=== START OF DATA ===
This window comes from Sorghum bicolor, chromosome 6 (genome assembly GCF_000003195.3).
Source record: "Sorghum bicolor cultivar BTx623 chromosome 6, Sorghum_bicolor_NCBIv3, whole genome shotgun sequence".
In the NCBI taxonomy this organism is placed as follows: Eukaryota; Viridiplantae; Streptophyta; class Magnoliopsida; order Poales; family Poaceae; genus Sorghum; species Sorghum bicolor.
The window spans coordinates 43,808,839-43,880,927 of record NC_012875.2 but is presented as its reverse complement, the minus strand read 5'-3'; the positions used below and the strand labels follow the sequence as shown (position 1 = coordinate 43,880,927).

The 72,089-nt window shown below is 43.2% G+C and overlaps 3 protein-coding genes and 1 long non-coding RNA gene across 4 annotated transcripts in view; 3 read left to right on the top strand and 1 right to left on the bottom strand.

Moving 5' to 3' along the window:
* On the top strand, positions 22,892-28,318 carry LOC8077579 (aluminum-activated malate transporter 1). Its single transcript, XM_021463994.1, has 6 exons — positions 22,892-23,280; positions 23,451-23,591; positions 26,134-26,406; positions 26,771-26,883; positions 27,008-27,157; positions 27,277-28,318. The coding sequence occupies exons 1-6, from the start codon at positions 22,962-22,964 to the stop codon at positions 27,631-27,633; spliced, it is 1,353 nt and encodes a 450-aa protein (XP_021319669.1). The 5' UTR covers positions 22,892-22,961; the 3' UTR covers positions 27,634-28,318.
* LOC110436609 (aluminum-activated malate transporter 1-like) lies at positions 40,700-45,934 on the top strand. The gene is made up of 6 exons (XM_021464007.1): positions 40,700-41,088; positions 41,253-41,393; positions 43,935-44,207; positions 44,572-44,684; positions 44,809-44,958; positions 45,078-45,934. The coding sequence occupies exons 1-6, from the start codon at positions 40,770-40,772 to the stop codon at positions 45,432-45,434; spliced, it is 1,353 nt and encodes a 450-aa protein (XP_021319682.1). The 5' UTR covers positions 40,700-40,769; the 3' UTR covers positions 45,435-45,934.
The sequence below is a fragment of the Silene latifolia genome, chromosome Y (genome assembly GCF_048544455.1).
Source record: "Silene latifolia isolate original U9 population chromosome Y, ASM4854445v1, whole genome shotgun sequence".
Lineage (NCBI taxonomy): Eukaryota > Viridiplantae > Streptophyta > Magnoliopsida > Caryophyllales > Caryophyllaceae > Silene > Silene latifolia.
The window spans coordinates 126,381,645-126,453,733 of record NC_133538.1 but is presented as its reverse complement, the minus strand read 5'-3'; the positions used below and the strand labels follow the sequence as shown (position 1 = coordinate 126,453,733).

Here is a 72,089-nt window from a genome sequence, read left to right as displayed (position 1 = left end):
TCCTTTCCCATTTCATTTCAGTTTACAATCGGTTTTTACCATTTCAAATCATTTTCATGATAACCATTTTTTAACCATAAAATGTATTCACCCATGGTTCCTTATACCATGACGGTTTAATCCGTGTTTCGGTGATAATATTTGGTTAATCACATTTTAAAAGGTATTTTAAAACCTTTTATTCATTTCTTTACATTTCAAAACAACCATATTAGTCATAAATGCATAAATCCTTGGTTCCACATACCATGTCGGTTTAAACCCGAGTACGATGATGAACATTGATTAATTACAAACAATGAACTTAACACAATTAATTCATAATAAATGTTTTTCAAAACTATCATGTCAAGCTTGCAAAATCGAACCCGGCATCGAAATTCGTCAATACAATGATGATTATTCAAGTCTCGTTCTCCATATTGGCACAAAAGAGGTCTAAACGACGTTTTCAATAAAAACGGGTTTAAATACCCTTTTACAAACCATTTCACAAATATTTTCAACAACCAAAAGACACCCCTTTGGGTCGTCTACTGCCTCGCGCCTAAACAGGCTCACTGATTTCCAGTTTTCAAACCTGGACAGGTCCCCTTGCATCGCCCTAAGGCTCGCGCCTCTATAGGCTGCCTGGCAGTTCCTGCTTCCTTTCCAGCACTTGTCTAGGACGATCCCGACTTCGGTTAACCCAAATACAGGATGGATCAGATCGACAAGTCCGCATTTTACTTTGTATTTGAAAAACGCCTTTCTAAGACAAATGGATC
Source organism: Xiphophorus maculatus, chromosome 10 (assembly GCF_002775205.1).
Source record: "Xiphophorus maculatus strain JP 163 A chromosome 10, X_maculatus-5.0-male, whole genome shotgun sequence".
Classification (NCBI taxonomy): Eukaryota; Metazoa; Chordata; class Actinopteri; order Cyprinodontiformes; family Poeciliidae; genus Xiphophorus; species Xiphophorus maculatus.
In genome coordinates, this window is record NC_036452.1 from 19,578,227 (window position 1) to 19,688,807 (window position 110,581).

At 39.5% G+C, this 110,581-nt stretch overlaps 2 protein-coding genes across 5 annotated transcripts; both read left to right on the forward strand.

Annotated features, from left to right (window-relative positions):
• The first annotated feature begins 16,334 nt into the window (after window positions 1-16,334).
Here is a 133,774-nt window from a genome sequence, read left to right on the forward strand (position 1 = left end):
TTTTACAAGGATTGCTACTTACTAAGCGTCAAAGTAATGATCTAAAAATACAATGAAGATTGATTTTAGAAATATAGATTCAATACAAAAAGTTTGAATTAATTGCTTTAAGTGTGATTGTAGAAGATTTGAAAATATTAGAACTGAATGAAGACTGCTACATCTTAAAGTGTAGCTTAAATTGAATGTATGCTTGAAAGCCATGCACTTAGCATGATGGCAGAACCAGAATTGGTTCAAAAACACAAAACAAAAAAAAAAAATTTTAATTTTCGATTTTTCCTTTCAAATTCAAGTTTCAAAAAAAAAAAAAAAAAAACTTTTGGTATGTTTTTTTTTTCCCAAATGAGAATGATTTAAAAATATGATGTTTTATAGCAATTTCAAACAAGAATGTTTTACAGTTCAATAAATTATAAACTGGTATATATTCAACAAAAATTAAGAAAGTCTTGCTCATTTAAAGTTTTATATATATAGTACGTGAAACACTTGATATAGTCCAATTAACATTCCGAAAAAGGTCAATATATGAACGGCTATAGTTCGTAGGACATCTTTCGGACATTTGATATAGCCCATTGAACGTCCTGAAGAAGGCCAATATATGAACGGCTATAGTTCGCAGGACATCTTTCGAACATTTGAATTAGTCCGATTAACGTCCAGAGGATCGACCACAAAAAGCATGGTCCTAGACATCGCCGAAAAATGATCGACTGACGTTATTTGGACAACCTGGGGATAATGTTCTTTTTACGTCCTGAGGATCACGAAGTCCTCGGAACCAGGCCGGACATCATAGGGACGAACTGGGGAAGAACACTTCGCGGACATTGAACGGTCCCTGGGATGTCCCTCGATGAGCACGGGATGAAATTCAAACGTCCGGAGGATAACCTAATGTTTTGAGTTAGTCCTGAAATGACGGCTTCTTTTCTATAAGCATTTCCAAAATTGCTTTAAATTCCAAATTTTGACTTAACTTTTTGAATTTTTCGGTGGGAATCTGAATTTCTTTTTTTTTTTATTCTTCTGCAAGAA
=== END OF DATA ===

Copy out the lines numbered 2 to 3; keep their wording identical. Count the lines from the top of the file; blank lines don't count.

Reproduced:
Source record: "Sorghum bicolor cultivar BTx623 chromosome 6, Sorghum_bicolor_NCBIv3, whole genome shotgun sequence".
In the NCBI taxonomy this organism is placed as follows: Eukaryota; Viridiplantae; Streptophyta; class Magnoliopsida; order Poales; family Poaceae; genus Sorghum; species Sorghum bicolor.